Some embarrassing exclusions in the Right to Information Bill
In the case of the Right to Information Bill in Sri Lanka, there are some exemptions which do not sit with best practised right to information laws.
Section 5(1)(c) of the draft Bill is one such exemption that goes beyond the legitimate bound of exemptions normally allowed. The section under reference has denied the citizens the access to a wide range of economic information affecting their lives. The relevant section reads as follows:
“The disclosure of such information would cause serious prejudice to the economy of Sri Lanka by disclosing prematurely decisions to change or continue government economic or financial policies relating to:-
(i) Exchange rates or the control of overseas exchange transactions;
(ii) The regulation of banking or credit;
(iv) The stability, control and adjustment of prices of goods and services, rents and other costs and rates of wages, salaries and other income; or
(v) The entering into of overseas trade agreements”
Groundless fear of releasing information to the citizens
The justification of the denial has been based on the fear that it “would cause serious prejudice to the economy of Sri Lanka” if such information is made available to the public. This is a groundless fear and it appears that it has been included in the draft bill with little knowledge on the operation of markets. The first two denials relate to the operation of the Central Bank, while the others to important economic policies that are being adopted by the Government. These denials are inconsistent with the Government’s avowed goal of establishing an economic democracy in the country. Economic democracy requires wide consultations on economic policies. As argued above, consultations would become unproductive if citizens are not empowered with requisite knowledge. Knowledge gets built up in citizenry only if they are allowed to have free access to information. If access to information is denied, the citizens would participate in economic consultation with the government without proper knowledge. Such a situation will defeat the Government’s objective of delivering economic democracy to people by making economic consultation a mockery.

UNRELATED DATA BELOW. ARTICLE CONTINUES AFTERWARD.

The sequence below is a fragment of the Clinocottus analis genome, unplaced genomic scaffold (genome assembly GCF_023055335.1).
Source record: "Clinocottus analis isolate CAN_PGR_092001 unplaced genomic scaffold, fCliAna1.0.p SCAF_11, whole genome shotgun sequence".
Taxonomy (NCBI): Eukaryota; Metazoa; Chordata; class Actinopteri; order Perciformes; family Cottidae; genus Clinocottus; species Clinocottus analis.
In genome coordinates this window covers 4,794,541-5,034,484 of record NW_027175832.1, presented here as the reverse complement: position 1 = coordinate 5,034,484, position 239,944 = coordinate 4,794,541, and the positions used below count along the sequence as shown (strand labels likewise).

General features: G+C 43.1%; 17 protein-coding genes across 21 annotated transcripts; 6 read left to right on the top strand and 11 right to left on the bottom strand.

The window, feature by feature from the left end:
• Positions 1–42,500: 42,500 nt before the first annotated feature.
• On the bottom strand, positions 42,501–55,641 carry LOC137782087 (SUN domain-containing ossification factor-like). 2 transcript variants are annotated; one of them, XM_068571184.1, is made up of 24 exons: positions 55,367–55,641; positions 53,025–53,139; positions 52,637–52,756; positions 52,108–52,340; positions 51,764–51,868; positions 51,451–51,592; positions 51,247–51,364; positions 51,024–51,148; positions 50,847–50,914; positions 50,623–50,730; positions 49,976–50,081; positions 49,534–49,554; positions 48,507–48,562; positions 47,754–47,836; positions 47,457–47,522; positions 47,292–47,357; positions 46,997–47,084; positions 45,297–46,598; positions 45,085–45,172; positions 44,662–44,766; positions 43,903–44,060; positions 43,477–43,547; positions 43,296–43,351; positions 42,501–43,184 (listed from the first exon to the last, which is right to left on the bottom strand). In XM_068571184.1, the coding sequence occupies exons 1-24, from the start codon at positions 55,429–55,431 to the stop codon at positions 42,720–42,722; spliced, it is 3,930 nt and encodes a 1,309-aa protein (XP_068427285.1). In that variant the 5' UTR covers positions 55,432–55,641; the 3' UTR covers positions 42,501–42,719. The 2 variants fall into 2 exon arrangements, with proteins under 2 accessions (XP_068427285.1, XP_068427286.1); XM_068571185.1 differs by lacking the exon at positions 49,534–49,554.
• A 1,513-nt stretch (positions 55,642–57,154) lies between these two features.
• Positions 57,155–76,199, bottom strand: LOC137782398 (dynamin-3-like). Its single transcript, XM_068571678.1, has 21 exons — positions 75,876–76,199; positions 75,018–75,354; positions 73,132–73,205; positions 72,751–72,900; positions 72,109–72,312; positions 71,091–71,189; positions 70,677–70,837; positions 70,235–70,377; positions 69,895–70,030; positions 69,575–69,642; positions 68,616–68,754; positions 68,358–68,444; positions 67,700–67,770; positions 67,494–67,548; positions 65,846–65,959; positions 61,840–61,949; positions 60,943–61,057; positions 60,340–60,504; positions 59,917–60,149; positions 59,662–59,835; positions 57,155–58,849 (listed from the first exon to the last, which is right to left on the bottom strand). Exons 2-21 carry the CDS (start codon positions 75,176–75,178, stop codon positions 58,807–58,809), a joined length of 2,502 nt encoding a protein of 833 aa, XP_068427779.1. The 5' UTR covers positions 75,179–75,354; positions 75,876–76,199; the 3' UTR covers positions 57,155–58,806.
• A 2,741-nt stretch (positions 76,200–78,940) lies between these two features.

Central banks should be accountable to citizens
Through the exclusion of exchange rates, control of overseas exchange transactions and regulation of banking or credit, the draft bill has made the Central Bank unreachable by the citizens. The wisdom portrayed by this exclusion relates to principles of central banking accepted by world nations in an era gone by long ago. The accepted version of central banking today is that since they belong to people and not to politicians in power, they must be made accountable too. Central banks earn the trust of people not because they are owned by the state but because they adhere to a set of governance structure that makes them accountable for the action they take. This was illustrated by this writer in a previous article in the principles of central banking series as follows: “Societies have created central banks and staffed them with responsible professionals so that they would not become yielding hands of those in power to produce more money than necessary and thereby allow its value to fall in the market…. those who run central banks should know that they have to serve the society which has brought the bank into existence and not the political masters who have appointed them. In the event they fail to appreciate this responsibility and choose to act contrary to it, the result will be the creation of more money than necessary causing its value to fall in the market. Eventually, the public will lose their trust in the central bank and the money it has issued”